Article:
Tuesday, September 15, 2015


The thunder & lightning of their great quarrel
abased his pen. He could not likely think.
He took himself out of it,
both wrong & right, beyond well beyond moral,
in the groves of meaningless rage, which ache & stink
unlike old shit 

which loses its power almost in an hour,
ours burgeons. When I trained my wives, I thought
now they’ll be professional:
they became professional, at once wedlocks went sour
because they couldn’t compete with Henry, who sought
their realizations. The J.P. coughed. 

Married life is a boat
forever dubious, with the bilge stale.
There’s no getting out of that.
Gongs & lightning crowd my returned throat,
I always wept at parades: I knew I’d fail:
Henry wandered back on stage & sat.

Emotional outbursts with a spouse are disturbing, and the disturbance rests front and center too often in one’s mind, obscuring actual thought. So it is here. Writers make their living out of thought, so this becomes a serious problem. Zelda Fitzgerald became furious with her husband’s writing and the way he used their life together in his work. Hemingway, somewhere, wrote that in the unraveling of her sanity she became jealous of his writing and did whatever she could to hamper it. I think it was probably more complicated than that. Her celebrity husband took her thinking and work for third rate tripe, and he was furious when she used material from their lives together to make it, though the same material was at the bottom of much of his work. Did she think that was fair? Hardly, and this was a crushing unfairness. She was as much an alcoholic as F. Scott (and Berryman, for that matter), so that certainly must have had much to do with the erosion of her sanity. But she moved in a circle of truly great artists, in the eye of one of the greatest artistic ferments in history, Paris in the 1920s, and she was completely overshadowed by her husband. That had to be tough. She’s not remembered even now as an artist as much as a fiery beauty, the wife of the great writer, the gorgeous woman who went famously nuts. So it’s not surprising there was strife along the way in the Fitzgerald household. There’s the thing about spousal strife: It obscures clear thinking, but it can also become its own material. It’s a minor paradox: “He could not likely think” from Henry is easy enough to accept for anyone who has ever had a quarrel with a spouse (i.e. everyone who has ever had a spouse), but in the midst of this wedlock brainlock, B. produces this poem, and a notably interesting one. Now, I am imagining certain friends at this moment, more than one actually, who might read a line like “When I trained my wives” and have a reaction somehow reminiscent of that scene in Alien when the baby monster tears his way out of that astronaut’s midsection. I’m having a similar reaction, actually. I see it though as an unfortunate way of phrasing a request and an understanding: The writing matters more. It matters more than me, more than you, and for sure it matters more than us. If you upset me through some life-situated quarrel, about my drinking, or our children, or neglect, or my constant busyness, or my affairs, then my dear, you’ve broken the vow understood as ancillary to that other vow. My legacy matters more than my life, and since you’re part of my life, that means you too. Who knows what triggered this particular fight, but isn’t it funny the way it ends up in the work? Finds itself embedded in the legacy?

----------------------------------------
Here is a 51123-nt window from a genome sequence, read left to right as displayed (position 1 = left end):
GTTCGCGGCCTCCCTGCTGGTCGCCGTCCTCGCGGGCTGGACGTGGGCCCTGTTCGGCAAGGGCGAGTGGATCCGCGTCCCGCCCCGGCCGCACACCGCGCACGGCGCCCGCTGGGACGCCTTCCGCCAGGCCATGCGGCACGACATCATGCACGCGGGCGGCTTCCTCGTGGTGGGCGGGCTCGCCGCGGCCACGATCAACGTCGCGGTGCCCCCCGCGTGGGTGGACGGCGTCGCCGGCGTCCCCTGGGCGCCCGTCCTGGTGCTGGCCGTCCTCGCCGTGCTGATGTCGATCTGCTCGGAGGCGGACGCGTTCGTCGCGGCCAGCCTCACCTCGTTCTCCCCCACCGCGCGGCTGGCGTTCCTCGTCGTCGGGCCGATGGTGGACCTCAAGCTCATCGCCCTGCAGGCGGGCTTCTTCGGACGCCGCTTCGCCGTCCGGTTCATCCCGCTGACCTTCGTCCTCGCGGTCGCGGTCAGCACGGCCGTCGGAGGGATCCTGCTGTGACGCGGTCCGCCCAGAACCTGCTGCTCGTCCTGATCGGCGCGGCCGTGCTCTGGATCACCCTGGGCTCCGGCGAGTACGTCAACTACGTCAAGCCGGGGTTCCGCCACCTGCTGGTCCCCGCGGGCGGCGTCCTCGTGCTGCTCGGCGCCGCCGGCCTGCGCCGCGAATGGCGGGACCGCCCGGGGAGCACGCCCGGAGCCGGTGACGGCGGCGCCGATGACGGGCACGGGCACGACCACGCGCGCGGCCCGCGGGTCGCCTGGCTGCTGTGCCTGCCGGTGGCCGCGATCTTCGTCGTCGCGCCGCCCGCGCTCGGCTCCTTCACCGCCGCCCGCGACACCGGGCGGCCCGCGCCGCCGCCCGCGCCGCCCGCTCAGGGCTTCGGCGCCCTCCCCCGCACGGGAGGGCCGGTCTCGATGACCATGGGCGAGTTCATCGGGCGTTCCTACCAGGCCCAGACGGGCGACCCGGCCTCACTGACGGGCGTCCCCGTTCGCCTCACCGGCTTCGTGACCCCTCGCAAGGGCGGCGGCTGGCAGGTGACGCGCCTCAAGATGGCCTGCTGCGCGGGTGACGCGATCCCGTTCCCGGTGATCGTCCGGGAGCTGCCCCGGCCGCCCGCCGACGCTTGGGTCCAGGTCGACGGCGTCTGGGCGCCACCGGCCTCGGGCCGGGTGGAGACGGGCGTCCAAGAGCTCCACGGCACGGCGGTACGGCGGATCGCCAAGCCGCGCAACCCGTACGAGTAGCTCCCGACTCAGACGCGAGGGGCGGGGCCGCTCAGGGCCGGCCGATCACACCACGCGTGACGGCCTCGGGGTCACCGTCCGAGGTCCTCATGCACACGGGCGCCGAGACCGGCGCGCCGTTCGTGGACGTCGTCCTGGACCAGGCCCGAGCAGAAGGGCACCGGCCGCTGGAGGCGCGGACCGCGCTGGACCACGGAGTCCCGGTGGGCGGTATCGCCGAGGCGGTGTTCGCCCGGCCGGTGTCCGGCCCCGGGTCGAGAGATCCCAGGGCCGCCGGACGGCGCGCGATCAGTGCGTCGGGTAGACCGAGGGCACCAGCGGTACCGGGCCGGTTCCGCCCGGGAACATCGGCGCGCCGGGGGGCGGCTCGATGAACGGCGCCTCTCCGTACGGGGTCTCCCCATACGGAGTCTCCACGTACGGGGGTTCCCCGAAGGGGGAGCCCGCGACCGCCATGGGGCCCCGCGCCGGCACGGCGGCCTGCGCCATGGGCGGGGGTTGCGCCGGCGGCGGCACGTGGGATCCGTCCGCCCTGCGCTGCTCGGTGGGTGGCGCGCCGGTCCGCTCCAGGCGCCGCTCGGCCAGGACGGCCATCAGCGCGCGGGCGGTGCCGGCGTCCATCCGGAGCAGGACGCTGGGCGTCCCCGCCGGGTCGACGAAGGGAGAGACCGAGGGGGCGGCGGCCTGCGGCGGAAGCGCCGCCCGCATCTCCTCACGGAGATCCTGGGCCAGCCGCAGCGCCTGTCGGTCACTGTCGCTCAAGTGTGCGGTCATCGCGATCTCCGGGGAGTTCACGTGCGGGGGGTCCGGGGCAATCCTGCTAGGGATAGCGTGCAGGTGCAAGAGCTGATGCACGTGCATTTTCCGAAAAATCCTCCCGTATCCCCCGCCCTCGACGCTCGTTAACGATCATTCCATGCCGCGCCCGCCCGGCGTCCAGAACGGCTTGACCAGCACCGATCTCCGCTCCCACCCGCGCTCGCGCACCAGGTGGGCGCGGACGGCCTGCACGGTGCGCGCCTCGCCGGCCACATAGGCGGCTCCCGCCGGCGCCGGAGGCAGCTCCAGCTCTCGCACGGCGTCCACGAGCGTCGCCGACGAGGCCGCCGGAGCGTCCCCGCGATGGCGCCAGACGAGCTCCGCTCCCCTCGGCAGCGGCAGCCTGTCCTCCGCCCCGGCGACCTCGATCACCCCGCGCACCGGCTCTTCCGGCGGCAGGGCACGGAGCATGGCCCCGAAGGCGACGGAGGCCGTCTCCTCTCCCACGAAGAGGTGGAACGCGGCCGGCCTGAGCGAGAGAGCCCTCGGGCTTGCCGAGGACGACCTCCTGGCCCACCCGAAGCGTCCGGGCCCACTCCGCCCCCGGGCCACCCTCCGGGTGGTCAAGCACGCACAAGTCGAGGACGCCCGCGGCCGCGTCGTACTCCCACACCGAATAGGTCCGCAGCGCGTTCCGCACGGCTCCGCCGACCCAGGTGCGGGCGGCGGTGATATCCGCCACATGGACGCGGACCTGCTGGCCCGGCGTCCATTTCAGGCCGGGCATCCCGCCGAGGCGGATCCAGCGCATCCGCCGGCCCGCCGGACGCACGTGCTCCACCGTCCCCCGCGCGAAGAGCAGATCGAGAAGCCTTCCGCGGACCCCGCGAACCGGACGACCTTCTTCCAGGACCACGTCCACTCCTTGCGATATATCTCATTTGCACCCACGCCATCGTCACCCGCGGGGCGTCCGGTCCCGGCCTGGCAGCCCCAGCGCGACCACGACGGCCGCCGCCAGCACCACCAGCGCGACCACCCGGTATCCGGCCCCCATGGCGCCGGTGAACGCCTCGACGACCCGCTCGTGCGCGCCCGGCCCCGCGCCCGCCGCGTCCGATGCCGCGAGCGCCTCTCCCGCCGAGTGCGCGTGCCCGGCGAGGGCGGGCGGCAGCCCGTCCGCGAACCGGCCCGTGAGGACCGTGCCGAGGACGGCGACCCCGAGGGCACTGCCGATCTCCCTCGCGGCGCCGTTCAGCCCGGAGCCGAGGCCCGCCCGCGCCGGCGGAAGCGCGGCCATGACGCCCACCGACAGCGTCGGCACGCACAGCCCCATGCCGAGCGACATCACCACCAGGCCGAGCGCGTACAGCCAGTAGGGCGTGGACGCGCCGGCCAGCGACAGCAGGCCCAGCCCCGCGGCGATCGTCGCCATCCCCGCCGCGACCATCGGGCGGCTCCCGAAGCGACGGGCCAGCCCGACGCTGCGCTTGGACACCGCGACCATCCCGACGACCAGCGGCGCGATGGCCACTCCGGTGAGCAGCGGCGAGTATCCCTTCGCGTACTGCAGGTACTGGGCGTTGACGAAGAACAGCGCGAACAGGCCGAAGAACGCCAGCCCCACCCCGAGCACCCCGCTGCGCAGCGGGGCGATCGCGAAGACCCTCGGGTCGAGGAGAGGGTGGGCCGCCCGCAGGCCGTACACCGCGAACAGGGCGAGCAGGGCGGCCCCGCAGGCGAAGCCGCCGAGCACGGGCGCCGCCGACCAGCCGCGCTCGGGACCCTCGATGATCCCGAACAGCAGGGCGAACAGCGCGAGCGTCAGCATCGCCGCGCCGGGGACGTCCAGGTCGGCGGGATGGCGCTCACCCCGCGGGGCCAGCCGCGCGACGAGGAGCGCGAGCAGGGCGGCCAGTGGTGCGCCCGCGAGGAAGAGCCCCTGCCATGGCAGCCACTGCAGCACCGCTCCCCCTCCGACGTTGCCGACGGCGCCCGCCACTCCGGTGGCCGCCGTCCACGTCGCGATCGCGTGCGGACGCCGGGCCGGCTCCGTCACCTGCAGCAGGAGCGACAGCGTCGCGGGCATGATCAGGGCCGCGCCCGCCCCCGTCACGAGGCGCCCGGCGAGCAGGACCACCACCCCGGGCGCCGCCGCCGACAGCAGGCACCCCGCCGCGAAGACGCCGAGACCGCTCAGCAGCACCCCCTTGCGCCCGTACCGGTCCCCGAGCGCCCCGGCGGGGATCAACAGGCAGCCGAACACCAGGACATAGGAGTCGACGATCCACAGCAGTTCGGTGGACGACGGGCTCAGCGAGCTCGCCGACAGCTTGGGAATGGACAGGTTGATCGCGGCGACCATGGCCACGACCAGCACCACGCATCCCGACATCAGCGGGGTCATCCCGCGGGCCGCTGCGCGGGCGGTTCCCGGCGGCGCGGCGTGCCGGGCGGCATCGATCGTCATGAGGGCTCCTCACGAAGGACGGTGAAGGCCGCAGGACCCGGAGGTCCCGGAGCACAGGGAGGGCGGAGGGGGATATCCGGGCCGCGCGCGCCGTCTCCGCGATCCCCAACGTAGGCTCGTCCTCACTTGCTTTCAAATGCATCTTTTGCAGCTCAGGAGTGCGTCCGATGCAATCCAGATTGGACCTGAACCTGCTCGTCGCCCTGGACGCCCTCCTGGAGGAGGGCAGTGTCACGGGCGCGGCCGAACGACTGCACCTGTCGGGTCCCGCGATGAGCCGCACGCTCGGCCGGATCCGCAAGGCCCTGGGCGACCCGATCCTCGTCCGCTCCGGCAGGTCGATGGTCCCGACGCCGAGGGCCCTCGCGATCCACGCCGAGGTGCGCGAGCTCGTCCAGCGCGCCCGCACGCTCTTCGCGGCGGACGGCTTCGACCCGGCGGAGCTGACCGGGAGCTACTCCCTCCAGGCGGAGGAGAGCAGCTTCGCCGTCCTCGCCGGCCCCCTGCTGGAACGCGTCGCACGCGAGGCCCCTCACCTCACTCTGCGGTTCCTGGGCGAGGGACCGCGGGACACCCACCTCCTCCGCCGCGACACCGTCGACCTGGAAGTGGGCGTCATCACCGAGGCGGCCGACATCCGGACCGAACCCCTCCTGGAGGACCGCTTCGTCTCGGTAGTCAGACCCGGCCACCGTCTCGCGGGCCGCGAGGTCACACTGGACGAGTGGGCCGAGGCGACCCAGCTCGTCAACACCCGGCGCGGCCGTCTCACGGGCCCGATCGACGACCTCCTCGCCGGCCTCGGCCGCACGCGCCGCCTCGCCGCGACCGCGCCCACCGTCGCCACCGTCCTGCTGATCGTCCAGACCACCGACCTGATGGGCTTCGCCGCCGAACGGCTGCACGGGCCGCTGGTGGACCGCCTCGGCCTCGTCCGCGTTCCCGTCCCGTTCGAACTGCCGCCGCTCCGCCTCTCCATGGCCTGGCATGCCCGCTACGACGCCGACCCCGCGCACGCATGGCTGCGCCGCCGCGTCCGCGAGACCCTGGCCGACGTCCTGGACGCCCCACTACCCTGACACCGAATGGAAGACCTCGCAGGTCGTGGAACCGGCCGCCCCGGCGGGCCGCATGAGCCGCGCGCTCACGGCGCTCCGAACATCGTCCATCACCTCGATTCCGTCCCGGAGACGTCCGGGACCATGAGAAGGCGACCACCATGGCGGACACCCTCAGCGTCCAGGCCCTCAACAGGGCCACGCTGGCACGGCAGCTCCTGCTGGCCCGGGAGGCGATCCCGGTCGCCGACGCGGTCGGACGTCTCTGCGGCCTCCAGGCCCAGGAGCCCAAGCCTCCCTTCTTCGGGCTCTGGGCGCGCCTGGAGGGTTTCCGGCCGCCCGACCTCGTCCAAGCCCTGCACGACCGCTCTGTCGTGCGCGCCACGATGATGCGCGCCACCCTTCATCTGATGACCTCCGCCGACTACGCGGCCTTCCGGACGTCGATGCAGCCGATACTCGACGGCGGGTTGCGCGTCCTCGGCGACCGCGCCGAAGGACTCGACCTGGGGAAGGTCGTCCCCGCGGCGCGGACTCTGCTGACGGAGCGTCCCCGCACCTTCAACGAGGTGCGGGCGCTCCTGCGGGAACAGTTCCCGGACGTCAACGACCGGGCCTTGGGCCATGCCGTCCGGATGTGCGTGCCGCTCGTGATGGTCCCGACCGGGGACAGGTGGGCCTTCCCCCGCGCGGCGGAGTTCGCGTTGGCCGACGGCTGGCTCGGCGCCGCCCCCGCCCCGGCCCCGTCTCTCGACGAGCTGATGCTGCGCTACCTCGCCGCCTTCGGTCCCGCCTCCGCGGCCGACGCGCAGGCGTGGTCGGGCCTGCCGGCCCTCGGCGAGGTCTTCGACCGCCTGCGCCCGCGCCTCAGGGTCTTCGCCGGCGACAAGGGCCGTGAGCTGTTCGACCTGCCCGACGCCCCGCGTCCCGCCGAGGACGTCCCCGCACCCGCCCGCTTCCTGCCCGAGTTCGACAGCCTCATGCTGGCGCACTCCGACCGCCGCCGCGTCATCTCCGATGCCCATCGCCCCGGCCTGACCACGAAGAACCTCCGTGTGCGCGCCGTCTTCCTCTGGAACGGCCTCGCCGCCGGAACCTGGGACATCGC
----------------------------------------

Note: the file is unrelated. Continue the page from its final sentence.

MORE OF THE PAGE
The parades he’s weeping about at the end are referring to his wedding processions. These are often tear-inducing affairs, but the reason for his aren’t about the poignancy of true love for mortal humans, tying their lives together in mutual support, till death do us part. It’s about the certain knowledge, and shame, that he’s not only not up to it, but that he has no intention of living up to the demands of a marriage. Ultimately, he knows he won’t, but I think the implication even more is that he knows he can’t. Like his addiction, it’s bigger than him. So, because he can’t control it, he can’t be blamed for it. This so reminds me of Edmund’s bitter speech from King Lear:

This is the excellent foppery of the world that when we are sick in fortune—often the surfeit of our own behavior—we make guilty of our disasters the sun, the moon, and the stars, as if we were villains by necessity, fools by heavenly compulsion, knaves, thieves, and treachers by spherical predominance, drunkards, liars, and adulterers by an enforced obedience of planetary influence, and all that we are evil in by a divine thrusting-on. An admirable evasion of whoremaster man, to lay his goatish disposition to the charge of a star!

The object of Edmund’s disdain is astrology, but it applies to Henry’s “admirable evasion” as well, dead on: Something is born in me, over which I have no control, which determines how I must act. Edmund calls bullshit on this whole idea. B. says that when his voice returns, gongs & lightning crowd his throat: He can’t stop doing whatever it is triggering the quarrel: drinking, fornicating, writing, whatever. He’s totally committed and invested in this, too. Yeah, and I can just imagine his wife’s response.

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